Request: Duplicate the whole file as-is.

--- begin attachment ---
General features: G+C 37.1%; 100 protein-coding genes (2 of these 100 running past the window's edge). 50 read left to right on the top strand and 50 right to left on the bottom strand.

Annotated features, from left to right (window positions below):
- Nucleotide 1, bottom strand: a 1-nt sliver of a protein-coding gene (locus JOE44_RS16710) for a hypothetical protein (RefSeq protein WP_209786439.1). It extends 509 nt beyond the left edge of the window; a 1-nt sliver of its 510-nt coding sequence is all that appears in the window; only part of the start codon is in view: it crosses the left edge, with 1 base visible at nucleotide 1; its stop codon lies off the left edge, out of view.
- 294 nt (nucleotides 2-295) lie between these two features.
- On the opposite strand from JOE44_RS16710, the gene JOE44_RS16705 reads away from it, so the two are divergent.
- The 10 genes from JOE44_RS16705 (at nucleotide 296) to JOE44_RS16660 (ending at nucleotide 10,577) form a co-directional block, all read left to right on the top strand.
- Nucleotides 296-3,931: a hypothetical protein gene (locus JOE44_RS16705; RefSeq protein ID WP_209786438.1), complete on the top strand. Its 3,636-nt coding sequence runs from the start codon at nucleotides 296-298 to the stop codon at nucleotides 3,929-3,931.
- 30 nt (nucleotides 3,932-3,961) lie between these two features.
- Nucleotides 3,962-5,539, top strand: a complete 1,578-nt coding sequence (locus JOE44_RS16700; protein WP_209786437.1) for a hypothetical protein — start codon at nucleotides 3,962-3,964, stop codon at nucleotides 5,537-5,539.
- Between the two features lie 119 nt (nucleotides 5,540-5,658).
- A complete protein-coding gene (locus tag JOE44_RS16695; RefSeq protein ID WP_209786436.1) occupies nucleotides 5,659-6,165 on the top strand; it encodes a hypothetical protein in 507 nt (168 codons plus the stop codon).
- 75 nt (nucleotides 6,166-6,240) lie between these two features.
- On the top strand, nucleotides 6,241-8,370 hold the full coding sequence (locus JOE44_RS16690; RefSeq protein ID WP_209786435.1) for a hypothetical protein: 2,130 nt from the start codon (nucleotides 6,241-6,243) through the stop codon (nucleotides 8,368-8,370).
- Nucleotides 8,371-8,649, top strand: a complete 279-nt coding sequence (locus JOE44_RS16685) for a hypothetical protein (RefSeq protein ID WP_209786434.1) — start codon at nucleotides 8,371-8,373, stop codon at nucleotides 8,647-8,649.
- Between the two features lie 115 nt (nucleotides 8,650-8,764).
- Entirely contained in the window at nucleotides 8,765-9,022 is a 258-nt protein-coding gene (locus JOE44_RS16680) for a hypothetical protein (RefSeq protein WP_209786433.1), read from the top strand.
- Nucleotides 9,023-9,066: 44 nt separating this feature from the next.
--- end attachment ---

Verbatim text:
General features: G+C 37.1%; 100 protein-coding genes (2 of these 100 running past the window's edge). 50 read left to right on the top strand and 50 right to left on the bottom strand.

Annotated features, from left to right (window positions below):
- Nucleotide 1, bottom strand: a 1-nt sliver of a protein-coding gene (locus JOE44_RS16710) for a hypothetical protein (RefSeq protein WP_209786439.1). It extends 509 nt beyond the left edge of the window; a 1-nt sliver of its 510-nt coding sequence is all that appears in the window; only part of the start codon is in view: it crosses the left edge, with 1 base visible at nucleotide 1; its stop codon lies off the left edge, out of view.
- 294 nt (nucleotides 2-295) lie between these two features.
- On the opposite strand from JOE44_RS16710, the gene JOE44_RS16705 reads away from it, so the two are divergent.
- The 10 genes from JOE44_RS16705 (at nucleotide 296) to JOE44_RS16660 (ending at nucleotide 10,577) form a co-directional block, all read left to right on the top strand.
- Nucleotides 296-3,931: a hypothetical protein gene (locus JOE44_RS16705; RefSeq protein ID WP_209786438.1), complete on the top strand. Its 3,636-nt coding sequence runs from the start codon at nucleotides 296-298 to the stop codon at nucleotides 3,929-3,931.
- 30 nt (nucleotides 3,932-3,961) lie between these two features.
- Nucleotides 3,962-5,539, top strand: a complete 1,578-nt coding sequence (locus JOE44_RS16700; protein WP_209786437.1) for a hypothetical protein — start codon at nucleotides 3,962-3,964, stop codon at nucleotides 5,537-5,539.
- Between the two features lie 119 nt (nucleotides 5,540-5,658).
- A complete protein-coding gene (locus tag JOE44_RS16695; RefSeq protein ID WP_209786436.1) occupies nucleotides 5,659-6,165 on the top strand; it encodes a hypothetical protein in 507 nt (168 codons plus the stop codon).
- 75 nt (nucleotides 6,166-6,240) lie between these two features.
- On the top strand, nucleotides 6,241-8,370 hold the full coding sequence (locus JOE44_RS16690; RefSeq protein ID WP_209786435.1) for a hypothetical protein: 2,130 nt from the start codon (nucleotides 6,241-6,243) through the stop codon (nucleotides 8,368-8,370).
- Nucleotides 8,371-8,649, top strand: a complete 279-nt coding sequence (locus JOE44_RS16685) for a hypothetical protein (RefSeq protein ID WP_209786434.1) — start codon at nucleotides 8,371-8,373, stop codon at nucleotides 8,647-8,649.
- Between the two features lie 115 nt (nucleotides 8,650-8,764).
- Entirely contained in the window at nucleotides 8,765-9,022 is a 258-nt protein-coding gene (locus JOE44_RS16680) for a hypothetical protein (RefSeq protein WP_209786433.1), read from the top strand.
- Nucleotides 9,023-9,066: 44 nt separating this feature from the next.